Focus Hard and Get More Done in Less Time
Today there was no power at my place just after 8 am in the morning. I had finished my daily exercise and taken a cold shower. Yes, cold shower. I know many of you will dread this in Bangalore but I like the shiver I get from the chill in water gushing out of the shower.
Back to what I am trying to lead up to – no power meant no internet for next six hours. First thought that came to my mind was- gosh, how would the day be. Then I thought of trying out the productivity hack I have been thinking about for some time. I realized I have the battery in my laptop to last for 3-4 hours. I can finish the most important writing task that was dragging on for past few days. I went ahead and completed the piece in less than three hours, which under normal circumstances will have taken me three days or possibly more.
How did I do this? The simple answer is:
I worked distraction free.
What is the reason for lack of focus?
We have been overcome by the desire to be a multitasking superman. This is the bandwagon everyone has been jumping on to in the last decade. As multitasking flourished, our focus died.
Mine certainly did.
So what is the solution?
Learn from wily economist-cum-socialist Vilfredo Pareto. Vilfredo is the first name of the man behind 80/20 Principle, aka Pareto’s Law. You must learn to figure out your most important 20 percent tasks that will have 80 percent impact on your life, career or business. It will come from your goals in life. If you do not have written goals have them as soon as possible. Without goals we are like rudderless ships.
Follow these time tested steps to get your focus back
Figure out what matters to you.These will come from most important goals you have set for yourself. These are the actions that will spin your wheels toward your fortune. If you can’t decide, just think of the tasks you fear the most and you get old feet as you think of doing them. Those are likely the most important.
Break it down: Every big goal can be broken into more manageable tasks and sub-tasks. Try to break it into as many smaller tasks as possible. This helps us psychologically as it reduces the enormity of the goal (when viewed as a single chunk).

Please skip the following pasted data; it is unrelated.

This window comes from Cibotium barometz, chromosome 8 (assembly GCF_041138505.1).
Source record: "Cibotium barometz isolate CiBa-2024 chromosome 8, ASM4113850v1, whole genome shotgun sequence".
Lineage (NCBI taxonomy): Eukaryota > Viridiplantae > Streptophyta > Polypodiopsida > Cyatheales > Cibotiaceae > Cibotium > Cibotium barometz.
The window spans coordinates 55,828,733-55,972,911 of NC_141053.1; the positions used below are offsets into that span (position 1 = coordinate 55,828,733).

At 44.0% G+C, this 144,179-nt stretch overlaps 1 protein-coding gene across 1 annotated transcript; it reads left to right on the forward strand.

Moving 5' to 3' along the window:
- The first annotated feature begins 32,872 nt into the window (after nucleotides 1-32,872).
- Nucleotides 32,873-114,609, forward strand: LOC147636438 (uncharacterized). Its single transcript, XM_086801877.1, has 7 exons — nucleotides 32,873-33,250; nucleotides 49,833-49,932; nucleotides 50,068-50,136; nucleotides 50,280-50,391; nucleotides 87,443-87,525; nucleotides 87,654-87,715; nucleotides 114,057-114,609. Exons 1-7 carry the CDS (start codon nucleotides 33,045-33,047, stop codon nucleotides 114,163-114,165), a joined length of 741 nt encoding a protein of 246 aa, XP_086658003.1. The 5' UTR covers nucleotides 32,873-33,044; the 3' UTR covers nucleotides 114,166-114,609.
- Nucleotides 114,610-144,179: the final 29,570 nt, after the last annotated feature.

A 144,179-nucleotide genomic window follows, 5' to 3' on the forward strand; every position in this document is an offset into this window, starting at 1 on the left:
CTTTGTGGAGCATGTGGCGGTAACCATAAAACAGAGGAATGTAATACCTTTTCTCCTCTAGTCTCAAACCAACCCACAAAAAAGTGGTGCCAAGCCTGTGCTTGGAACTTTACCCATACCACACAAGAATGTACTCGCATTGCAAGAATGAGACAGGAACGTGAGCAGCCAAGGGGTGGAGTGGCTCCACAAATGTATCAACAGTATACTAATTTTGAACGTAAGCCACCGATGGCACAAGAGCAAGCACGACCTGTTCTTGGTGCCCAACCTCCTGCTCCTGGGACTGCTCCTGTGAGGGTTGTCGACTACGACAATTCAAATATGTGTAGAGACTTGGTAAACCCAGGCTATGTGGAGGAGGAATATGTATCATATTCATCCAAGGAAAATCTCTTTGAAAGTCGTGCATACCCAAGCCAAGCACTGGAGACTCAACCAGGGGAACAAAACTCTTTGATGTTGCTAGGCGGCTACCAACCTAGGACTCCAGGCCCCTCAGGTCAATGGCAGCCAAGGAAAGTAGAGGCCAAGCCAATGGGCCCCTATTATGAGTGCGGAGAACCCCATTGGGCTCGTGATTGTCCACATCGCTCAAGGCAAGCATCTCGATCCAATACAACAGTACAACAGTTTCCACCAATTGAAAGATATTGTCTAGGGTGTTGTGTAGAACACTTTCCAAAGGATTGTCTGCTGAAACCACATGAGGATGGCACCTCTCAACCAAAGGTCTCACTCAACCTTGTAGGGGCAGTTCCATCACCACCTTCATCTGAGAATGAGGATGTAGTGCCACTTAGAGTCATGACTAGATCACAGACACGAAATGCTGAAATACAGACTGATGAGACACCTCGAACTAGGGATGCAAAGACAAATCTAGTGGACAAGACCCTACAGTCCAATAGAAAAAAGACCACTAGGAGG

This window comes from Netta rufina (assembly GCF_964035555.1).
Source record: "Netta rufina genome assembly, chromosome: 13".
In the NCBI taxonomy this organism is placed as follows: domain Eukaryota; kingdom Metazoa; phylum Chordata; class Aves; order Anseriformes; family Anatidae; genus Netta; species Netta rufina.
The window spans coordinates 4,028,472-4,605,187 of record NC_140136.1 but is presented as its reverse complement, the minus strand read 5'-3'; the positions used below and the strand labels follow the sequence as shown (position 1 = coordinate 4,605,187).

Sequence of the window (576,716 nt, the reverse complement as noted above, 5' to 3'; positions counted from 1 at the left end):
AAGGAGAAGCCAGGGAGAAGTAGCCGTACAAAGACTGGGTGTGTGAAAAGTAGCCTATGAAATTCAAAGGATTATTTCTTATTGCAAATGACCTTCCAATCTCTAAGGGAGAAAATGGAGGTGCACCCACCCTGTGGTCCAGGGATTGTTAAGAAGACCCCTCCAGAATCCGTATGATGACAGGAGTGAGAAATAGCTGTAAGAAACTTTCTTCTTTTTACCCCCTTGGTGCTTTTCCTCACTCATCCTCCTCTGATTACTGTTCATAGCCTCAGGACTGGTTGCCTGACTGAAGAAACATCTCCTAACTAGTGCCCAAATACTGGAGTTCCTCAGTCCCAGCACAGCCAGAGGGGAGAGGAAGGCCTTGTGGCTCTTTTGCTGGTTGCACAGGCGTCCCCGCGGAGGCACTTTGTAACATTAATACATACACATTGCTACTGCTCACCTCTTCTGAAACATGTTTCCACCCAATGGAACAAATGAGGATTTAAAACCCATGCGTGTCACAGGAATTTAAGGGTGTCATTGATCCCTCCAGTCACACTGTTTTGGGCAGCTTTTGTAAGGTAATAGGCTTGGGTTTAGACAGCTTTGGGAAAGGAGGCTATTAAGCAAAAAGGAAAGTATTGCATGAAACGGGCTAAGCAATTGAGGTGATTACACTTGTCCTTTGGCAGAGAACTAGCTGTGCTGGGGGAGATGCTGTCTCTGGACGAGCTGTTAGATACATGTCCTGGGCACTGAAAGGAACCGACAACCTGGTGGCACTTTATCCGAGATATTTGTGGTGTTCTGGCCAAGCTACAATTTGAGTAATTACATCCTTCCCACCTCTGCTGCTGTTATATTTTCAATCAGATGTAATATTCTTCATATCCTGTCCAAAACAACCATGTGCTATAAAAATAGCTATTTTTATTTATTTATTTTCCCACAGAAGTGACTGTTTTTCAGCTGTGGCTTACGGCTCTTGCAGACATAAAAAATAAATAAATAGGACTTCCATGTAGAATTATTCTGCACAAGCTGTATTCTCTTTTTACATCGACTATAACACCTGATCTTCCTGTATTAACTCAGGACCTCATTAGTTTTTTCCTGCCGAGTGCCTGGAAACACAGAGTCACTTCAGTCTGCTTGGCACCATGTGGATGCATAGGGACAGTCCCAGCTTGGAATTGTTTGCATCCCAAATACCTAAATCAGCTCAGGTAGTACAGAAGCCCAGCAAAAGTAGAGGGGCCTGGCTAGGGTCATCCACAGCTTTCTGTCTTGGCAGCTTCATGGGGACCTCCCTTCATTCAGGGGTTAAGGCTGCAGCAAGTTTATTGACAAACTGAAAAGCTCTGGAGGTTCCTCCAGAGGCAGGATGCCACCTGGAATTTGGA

Choose top 2-3 core tasks each day. Complete these, no matter what. Think you have earned your dinner if you manage to complete them. These tasks must inch you toward your important goals.
Do them first thing. Or eat that frog first. Whatever be the actions, do them as early as possible in the morning. This is the time when you are at your creative best. Writing is my most core task these days and I do it first.
Practice batching of tasks. Batch similar activities together and complete them all together. This way you can utilize the learning from the first set of tasks into subsequent sets. You will astonished to find how much of a time saver this one practice can be for you.
Do not jump to anything else until you complete your core tasks. Unless something is life threatening. Stay offline. Do your research beforehand. Do not take calls during those hours or put your phone on airplane mode until you crush through the important. If something is important, the call will call again.
No multitasking please. Do one thing at a time. Multitasking is not cool. It’s ineffective and compromises the quality of output. No surfing during phone calls, reading during meals, chatting while writing.
Turn off all sources of interruptions (email and notifications). Make sure nothing else gets your attention when you are doing your core things. Believe that your list of tasks is the most important things to do at that time. Just because someone decides call or email you, doesn’t mean it’s more important. Those things can wait. I know how hard it is to resist the temptation. But the pay offs are huge.
Don’t check email in the morning. Checking mails first thing in the morning is terrible way of starting your work day. This puts you on a loop of reactive actions. It means you are not in control of your life. It also shows you are working on priorities set by others, unless, of course, checking mails is your most important task for the day. I doubt if this is the case for any of you.
Batch your emailing to two times a day. Well after you have completed your core tasks. You could schedule the first one for just before the lunch and the next one for the evening. If you absolutely need to check a mail or a few mails search only for those and do not start checking other mails.
Give more time for each task. We all know things always tend to take longer than we think. If your core task will take you 60 minutes, then block out 90. Actually schedule it on your calendar. If you manage to complete in 60 minutes, you will find yourself with some spare time in your hands–how awesome (and rare) is that!
Take breaks and reward yourself.We are wired to intensely focus up to an hour at best. Take a short break every 30 or 60 minutes to refresh yourself. I like watching squirrels playing on trees from my balcony, as an example. Find your own fun way to get you free and clear.
Try the tricks.
You will get so much done that you will be amazed. You’ll get more done in a day than you were doing in a week, with time left over to enjoy the beauty of life. You will have time again to “stand and stare”.
When in doubt, ask yourself “Am I wasting my time on trivia to avoid the important?” If you are honest. You’ll get the answer. Correct yourself then.